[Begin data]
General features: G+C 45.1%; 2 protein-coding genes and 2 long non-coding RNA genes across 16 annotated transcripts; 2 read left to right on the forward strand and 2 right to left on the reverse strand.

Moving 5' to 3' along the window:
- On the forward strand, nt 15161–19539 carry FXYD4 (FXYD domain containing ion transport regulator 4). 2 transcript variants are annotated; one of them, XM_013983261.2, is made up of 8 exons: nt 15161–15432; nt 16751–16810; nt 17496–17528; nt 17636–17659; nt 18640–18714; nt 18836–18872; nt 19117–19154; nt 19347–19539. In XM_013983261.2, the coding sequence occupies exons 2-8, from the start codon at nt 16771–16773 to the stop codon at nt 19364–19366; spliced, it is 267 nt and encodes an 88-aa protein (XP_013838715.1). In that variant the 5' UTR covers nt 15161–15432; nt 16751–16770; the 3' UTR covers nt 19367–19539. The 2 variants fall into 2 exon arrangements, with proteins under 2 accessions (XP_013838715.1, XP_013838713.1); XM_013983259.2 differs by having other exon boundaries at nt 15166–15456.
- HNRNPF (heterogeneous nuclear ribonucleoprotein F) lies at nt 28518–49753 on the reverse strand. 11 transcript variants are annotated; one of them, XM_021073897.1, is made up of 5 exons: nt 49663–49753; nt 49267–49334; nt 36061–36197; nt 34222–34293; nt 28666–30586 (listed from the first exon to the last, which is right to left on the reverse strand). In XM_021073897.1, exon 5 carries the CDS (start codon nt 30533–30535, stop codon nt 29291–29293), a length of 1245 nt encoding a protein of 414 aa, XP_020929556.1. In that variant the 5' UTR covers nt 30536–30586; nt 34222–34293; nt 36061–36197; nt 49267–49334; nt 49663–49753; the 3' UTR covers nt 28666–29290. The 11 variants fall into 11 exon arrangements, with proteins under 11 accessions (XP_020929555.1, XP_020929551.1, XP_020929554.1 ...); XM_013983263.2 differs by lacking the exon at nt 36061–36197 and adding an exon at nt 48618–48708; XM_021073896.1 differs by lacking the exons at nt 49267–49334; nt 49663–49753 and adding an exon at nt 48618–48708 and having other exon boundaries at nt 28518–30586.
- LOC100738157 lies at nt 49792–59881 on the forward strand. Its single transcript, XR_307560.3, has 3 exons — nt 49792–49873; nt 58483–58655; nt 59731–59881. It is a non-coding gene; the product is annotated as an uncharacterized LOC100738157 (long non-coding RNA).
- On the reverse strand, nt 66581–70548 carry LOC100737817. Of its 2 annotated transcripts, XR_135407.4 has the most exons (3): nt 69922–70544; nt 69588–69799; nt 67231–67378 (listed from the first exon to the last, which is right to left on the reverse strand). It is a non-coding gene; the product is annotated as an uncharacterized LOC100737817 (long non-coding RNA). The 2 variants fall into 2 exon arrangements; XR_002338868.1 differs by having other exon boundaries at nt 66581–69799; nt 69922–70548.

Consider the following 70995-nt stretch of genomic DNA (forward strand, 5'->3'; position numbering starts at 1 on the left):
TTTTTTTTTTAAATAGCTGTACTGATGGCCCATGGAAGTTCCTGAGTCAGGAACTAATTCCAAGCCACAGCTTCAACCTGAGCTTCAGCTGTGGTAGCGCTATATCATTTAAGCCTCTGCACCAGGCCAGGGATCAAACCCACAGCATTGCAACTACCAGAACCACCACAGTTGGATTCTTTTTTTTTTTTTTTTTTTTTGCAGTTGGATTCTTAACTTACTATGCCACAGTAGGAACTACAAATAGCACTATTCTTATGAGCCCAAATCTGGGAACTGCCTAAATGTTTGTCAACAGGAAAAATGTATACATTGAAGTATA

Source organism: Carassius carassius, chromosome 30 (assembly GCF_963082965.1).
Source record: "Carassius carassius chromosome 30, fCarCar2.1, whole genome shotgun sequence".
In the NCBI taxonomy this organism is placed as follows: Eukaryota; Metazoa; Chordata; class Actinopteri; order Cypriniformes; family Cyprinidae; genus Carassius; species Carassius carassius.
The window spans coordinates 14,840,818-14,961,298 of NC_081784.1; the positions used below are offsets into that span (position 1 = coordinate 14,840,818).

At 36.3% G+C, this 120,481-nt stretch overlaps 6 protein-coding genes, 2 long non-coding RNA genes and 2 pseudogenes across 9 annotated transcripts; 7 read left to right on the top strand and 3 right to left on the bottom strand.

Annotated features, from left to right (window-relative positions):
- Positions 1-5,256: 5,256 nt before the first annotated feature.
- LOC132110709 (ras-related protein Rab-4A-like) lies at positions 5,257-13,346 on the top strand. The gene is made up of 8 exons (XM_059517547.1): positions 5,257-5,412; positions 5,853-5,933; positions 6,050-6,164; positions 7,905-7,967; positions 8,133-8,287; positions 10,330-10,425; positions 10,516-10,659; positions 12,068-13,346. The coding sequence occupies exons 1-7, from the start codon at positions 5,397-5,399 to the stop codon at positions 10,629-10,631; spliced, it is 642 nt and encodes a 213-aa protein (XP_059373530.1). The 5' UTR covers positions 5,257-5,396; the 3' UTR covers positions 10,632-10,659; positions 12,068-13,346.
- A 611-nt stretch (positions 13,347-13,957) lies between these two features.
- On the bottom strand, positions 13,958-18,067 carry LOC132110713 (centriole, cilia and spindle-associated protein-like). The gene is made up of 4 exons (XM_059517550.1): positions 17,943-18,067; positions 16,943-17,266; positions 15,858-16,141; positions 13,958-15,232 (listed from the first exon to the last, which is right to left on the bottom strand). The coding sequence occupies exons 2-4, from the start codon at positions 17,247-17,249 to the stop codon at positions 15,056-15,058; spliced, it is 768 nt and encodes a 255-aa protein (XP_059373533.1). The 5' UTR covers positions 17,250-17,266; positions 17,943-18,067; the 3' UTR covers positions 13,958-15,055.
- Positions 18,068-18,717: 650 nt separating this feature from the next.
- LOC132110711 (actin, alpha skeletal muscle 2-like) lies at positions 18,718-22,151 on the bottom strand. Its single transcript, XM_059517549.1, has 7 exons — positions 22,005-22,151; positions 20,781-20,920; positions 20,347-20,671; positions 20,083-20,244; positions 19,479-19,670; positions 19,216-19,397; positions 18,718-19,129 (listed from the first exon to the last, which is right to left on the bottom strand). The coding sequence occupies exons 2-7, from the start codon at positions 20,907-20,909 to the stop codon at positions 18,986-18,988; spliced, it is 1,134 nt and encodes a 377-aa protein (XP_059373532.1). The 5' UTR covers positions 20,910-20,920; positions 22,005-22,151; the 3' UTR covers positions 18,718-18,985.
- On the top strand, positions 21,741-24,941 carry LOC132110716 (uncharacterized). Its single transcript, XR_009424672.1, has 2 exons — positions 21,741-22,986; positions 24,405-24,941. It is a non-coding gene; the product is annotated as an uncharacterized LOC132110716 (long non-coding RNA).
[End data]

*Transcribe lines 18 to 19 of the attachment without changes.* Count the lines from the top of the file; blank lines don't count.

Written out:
- On the bottom strand, positions 13,958-18,067 carry LOC132110713 (centriole, cilia and spindle-associated protein-like). The gene is made up of 4 exons (XM_059517550.1): positions 17,943-18,067; positions 16,943-17,266; positions 15,858-16,141; positions 13,958-15,232 (listed from the first exon to the last, which is right to left on the bottom strand). The coding sequence occupies exons 2-4, from the start codon at positions 17,247-17,249 to the stop codon at positions 15,056-15,058; spliced, it is 768 nt and encodes a 255-aa protein (XP_059373533.1). The 5' UTR covers positions 17,250-17,266; positions 17,943-18,067; the 3' UTR covers positions 13,958-15,055.
- Positions 18,068-18,717: 650 nt separating this feature from the next.